Zombie Self-Defense Force.

The same director that brought us “Stacy” decided to dive right back into the zombie genre ass first with “Zombie Self-Defense Force”.  After how much Lovelock and Starkwell hated his previous work, I won’t dwell anymore on introducing this film.  Here, we, go…


[Every Japanese stereotype you could think sees a UFO.]

Lovelock: I guess if it’s a Japanese person making the film, it’s not racist?

Starkwell: Whatever it is, it’s the cheapest computer effects I have ever seen.

Lovelock: It looks like a local mattress store commercial.


[Soldiers go to investigate.]

Starkwell: She looks like she can barely hold her head up while wearing that helmet, let alone be a combat soldier…

Lovelock: In Japan, women come first… wait is that how it goes?


As the outbreak starts, RIGHT AWAY, The gore effects are absolutely terrible, but Lovelock feels “somehow it gives it a certain charm… well, so far, anyways.


Starkwell: Of course the underwear model survives.

Lovelock: I think she’s a pop singer.

Starkwell: Same difference.


As much as Starkwell wanted to hate the movie, he couldn’t help but appreciate that the movie doesn’t take itself seriously, and even pokes fun at itself, but in a somewhat intelligent way.  So far, so good.  It also seems to have respect for the material it intends to replicate and "honor".


[We think Girl Soldier might be a cyborg.]

Starkwell: So Aliens and Zombies weren’t enough?  We need to throw in man-made cyborgs?

Lovelock: Why settle for a burger when you can have a TWO burgers... and fries?

Starkwell: Increased potential for diarrhea, for starters.


[Pregnant zombie explodes, and then, zombie fetus.]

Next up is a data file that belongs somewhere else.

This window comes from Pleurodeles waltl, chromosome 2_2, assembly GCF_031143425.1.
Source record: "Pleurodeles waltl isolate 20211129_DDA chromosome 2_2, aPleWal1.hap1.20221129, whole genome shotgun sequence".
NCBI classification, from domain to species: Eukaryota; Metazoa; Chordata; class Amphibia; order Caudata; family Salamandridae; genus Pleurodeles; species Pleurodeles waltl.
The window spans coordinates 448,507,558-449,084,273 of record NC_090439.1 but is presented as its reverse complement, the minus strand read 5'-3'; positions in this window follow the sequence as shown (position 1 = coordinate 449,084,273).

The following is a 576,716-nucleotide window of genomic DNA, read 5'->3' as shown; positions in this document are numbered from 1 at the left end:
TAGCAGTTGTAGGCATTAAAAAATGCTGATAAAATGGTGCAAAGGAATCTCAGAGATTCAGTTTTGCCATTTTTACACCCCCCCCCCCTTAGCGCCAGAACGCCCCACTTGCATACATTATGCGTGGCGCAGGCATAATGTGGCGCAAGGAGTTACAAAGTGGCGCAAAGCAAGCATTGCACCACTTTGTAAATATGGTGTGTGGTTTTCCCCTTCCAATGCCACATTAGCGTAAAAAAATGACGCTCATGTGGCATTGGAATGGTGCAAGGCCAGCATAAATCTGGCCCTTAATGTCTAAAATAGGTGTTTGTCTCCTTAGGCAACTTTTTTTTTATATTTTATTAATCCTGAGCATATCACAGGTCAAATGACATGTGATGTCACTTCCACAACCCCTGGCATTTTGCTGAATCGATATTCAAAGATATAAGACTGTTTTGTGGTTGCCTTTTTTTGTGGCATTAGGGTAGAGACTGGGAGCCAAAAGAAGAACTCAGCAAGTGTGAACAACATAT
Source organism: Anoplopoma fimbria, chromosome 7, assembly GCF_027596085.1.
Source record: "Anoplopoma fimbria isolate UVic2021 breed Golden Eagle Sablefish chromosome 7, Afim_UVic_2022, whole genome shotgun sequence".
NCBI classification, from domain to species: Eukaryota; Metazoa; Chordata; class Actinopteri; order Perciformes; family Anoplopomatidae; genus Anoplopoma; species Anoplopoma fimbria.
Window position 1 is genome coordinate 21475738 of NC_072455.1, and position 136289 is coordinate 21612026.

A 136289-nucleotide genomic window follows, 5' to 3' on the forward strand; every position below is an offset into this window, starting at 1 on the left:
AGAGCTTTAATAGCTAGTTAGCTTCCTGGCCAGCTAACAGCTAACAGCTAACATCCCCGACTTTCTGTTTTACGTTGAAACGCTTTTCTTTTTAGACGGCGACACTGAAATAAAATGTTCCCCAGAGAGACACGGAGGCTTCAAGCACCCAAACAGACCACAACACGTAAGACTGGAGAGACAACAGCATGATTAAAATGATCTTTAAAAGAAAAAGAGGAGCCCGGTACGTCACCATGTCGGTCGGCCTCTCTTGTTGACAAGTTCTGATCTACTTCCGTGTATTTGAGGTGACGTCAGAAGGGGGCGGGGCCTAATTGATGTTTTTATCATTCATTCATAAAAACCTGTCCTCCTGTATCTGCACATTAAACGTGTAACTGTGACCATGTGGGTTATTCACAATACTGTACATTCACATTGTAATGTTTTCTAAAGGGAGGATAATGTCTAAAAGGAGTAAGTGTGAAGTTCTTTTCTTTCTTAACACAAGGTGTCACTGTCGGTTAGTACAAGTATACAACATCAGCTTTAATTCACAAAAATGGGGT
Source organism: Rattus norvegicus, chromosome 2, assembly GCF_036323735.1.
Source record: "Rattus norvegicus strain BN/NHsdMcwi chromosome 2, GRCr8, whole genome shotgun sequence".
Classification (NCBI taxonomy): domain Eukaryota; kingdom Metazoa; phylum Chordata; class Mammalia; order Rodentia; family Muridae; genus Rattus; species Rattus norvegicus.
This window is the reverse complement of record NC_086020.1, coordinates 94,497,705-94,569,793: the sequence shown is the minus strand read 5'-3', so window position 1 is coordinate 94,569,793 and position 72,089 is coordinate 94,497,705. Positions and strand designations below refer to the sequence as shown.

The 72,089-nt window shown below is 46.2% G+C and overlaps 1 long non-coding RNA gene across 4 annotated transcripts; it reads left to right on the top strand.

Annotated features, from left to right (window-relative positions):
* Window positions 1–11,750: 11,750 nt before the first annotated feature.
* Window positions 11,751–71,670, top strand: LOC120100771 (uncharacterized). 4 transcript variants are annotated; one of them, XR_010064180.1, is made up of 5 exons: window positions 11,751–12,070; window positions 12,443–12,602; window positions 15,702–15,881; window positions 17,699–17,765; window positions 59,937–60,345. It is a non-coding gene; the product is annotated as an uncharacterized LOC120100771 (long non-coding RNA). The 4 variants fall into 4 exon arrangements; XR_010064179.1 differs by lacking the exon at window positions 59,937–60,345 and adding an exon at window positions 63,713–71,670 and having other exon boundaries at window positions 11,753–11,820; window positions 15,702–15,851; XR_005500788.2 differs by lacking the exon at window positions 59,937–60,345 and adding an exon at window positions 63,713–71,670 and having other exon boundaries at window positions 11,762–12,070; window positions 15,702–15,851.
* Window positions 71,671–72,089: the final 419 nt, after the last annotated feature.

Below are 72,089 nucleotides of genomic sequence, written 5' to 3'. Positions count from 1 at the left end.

Starkwell : How could anyone have thought that puppet would work.

Lovelock: Are we watching the same thing?  This is incredible.

Starkwell: I think something is lost in translation.

Lovelock: But no one is talking…

Starkwell: No, I mean between me and you.


Then for a while, Starkwell and Lovelock didn’t have much to say.  The movie was pretty cookie cutter.  The characters were bunkered down in a house in the woods, zombies trying to get in.  It was all pretty fun.


[Soldier Girl is part machine – they revived her after a critical injury BIONICALLY.]

Lovelock: So basically she’s "Robocop".

Starkwell: If that helps you understand it.


[On the subject of why was she a cyborg?]

Starkwell: So basically they just wanted to make her kick ass, but needed an explanation, so they came up with cyborg.

Lovelock: There are aliens and zombies… you would think they would trust us to suspend our disbelief enough to allow her to kick ass without being a cyborg.

[On the subject of why there are UFOs crashing.]

Starkwell: So the UFOs crashing were a coincidence and had nothing to do with the zombies?

Lovelock: Well it appears that the world is ending.

Starkwell: Now I think there HAS to be something lost in translation.

Lovelock: It's pretty simple, basically she’s "Robocop".


The movie ends, and, in fact, the last ten minutes were the worst part of the movie.


  1. Zombie fetus!?! How did they not jump all over that? This actually made me wonder, what would happen if the human part of Robocop got bit by a zombie?
    At what point do the duo beg you to stop subjecting them to this torture? Wait, are they suspected terrorists in Guantanamo subjected to extraordinary rendition and you're trying to get information out of them through terrible movie torture?

    1. I throw in a classic for them every now and then... but I need to keep them sharp with pure garbage.

  2. Nice choice, cool film. I still need to check out Stacey

    1. This is much much much better than Stacy.